New insights into anatomy of ancient tentacled creature

Illustration of Cotyledion tylodes living as a group

Related Stories

Scientists have shed light on a peculiar tentacled marine creature that lived 520 million years ago.

Experts thought that Cotyledion tylodes may have belonged to the jellyfish-like cnidarian group.

But new anatomical evidence from the animal's fossilised remains suggests the species was an early member of the group of small marine organisms called entoprocts.

The findings are published in the journal Scientific Reports.

Results of the study, by an international research team, suggest that entoprocts appeared earlier than previously thought.

Wonders of the Cambrian period

Cambrian creatures illustration

Marvel at creatures of evolution's 'big bang'

When was Wales underwater?

See how trilobites used life's first complex eyes

Entoprocts are small organisms that feed by straining food particles from water.

Scientists analysed hundreds of Cotyledion tylodes fossils preserved in the Chengjiang fossil site in Yunnan province, China, dating from the Cambrian geological period (545 to 495 million years ago).

To date, the only uncontested fossil entoproct comes from the Jurassic (205 to 142 million years ago).

However this reinterpretation of Cotyledion tylodes as an entoproct places the fossil record of this group in the earlier Cambrian period.

Some anatomical characteristics of Cotyledion tylodes are comparable to those of modern entoprocts, especially the presence of a U-shaped gut with a mouth and anus surrounded by a crown of tentacles.

"This is... the first time to confirm that [Cotyledion tylodes] had a U-shaped gut accommodated in the calyx cavity," said Zhifei Zhang, from Northwest University, Xi'an city, Shaanxi Province, China, who worked on the study.

Cotyledion tylodes fossil Cotyledion tylodes fossil from the Chengjiang site

The bizarre-looking creature also had a goblet-shaped body with an upper cup-like cavity and lower elongated stalk, with which it "attached to exoskeletons of other organisms", explained Mr Zhang.

Cotyledion tylodes was larger than extant entoprocts, measuring between 8mm and 56mm in height. Its body was covered in external, hardened structures called sclerites, which are not found on modern entoprocts.

Evolutionary big bang

The "Cambrian explosion" saw the relatively sudden appearance of abundant life forms in the sea.

Mr Zhang said that the team's reinterpretation of Cotyledion tylodes as belonging to the Entoprocta phylum adds further support to the idea that "nearly all the living phyla of animals suddenly appeared in the Cambrian".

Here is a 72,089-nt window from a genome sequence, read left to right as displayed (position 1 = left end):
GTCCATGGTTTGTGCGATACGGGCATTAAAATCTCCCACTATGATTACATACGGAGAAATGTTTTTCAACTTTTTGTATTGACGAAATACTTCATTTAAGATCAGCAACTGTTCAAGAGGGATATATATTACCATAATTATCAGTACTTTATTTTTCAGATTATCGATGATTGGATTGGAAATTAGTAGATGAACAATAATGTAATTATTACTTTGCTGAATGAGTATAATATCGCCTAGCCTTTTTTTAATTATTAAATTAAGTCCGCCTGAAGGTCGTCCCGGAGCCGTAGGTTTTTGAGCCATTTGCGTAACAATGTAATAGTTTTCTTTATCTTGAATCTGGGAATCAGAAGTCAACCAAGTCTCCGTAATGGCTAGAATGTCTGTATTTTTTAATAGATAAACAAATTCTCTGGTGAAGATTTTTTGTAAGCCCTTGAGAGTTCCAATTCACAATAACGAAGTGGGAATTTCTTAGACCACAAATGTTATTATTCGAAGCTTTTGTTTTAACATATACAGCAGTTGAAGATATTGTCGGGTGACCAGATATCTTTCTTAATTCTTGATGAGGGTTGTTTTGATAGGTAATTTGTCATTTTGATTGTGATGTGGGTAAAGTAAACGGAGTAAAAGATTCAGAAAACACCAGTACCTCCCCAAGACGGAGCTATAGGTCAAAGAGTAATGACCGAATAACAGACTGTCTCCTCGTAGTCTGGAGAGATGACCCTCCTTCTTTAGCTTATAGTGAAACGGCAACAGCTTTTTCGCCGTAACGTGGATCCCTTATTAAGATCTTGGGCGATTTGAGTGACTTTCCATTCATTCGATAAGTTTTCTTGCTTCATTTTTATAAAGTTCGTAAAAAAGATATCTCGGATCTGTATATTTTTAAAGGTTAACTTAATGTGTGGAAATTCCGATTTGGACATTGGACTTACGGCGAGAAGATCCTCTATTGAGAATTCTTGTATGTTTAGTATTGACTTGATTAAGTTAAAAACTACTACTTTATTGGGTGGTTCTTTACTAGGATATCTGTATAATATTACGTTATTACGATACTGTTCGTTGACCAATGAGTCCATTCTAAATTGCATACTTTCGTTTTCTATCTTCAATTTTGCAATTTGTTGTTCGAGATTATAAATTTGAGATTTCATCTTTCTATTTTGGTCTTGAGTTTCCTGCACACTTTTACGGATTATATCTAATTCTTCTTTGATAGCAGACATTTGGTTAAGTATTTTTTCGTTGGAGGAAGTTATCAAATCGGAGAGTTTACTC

However, few fossil representatives of Lophotrochozoa (the superphylum containing the entoprocts group of animals) have been found in Cambrian fossil records.

Join BBC Nature on Facebook and Twitter @BBCNature.

More on This Story

Related Stories

More from nature

  • Cardinal fish and ostracodFish filmed spitting 'fireworks'

    Film crew captures ostracods' spectacular defensive lightshow that makes predatory fish spit them out.

  • Arapaima'Locally extinct'

    A giant fish which used to dominate the Amazon river is now absent in many areas


  • DragonflyRapid reactions

    Dragonfly's super quick reactions recorded in slow motion by BBC film-makers


  • Wingless adult male of the midge Belgica antarcticaExtreme survivor

    Antarctic midge's small genome may be an adaptation to its extreme environment


  • Myotis midastactus specimen (previously identified as Myotis simus)Golden discovery

    A bat from Bolivia is described as a new species by scientists


  • Dinosaurs 'shrank' to become birds

    Huge meat-eating, land-living dinosaurs evolved into birds by constantly shrinking for over 50 million years, new research shows.

  • Would we starve without bees?

    Honey bees are under threat, and as pollination significantly contributes to the food we eat, what would we do without them?

  • Eggshells may act like 'sunblock'

    Birds' eggs show adaptations in pigment concentration and thickness to allow the right amount of sun for embryos, scientists say.

  • Female shrimps are more aggressive

    Female snapping shrimps are more aggressive than males when defending their territories despite their smaller claw size, a study shows.

BBC iWonder

  • Honey bee close-upInsect intelligence

    Are honey bees as smart as your sat nav?

  • Tyrannosaurus rex skull (c) Mark Williamson / Science Photo LibraryDinosaur dynasty

    One group of dinosaurs survived and their descendants can be seen all around us today


  • Brown rat cluse upRise of the rodent

    Reports of giant, 'super rats' are filling the headlines. But why are we being overrun by rats?


  • Cuckoo portraitHoliday hotspot

    What makes the UK such an attractive destination for visiting wildlife?


Awesome! And there's nothing common about such beauty.

Elaine Bernon on Facebook comments on the trio of common blue butterflies in our Photo of the Day.

Things To Do

RUN BY THE BBC AND PARTNERS

More Nature Activities >

BBC © 2014 The BBC is not responsible for the content of external sites. Read more.

This page is best viewed in an up-to-date web browser with style sheets (CSS) enabled. While you will be able to view the content of this page in your current browser, you will not be able to get the full visual experience. Please consider upgrading your browser software or enabling style sheets (CSS) if you are able to do so.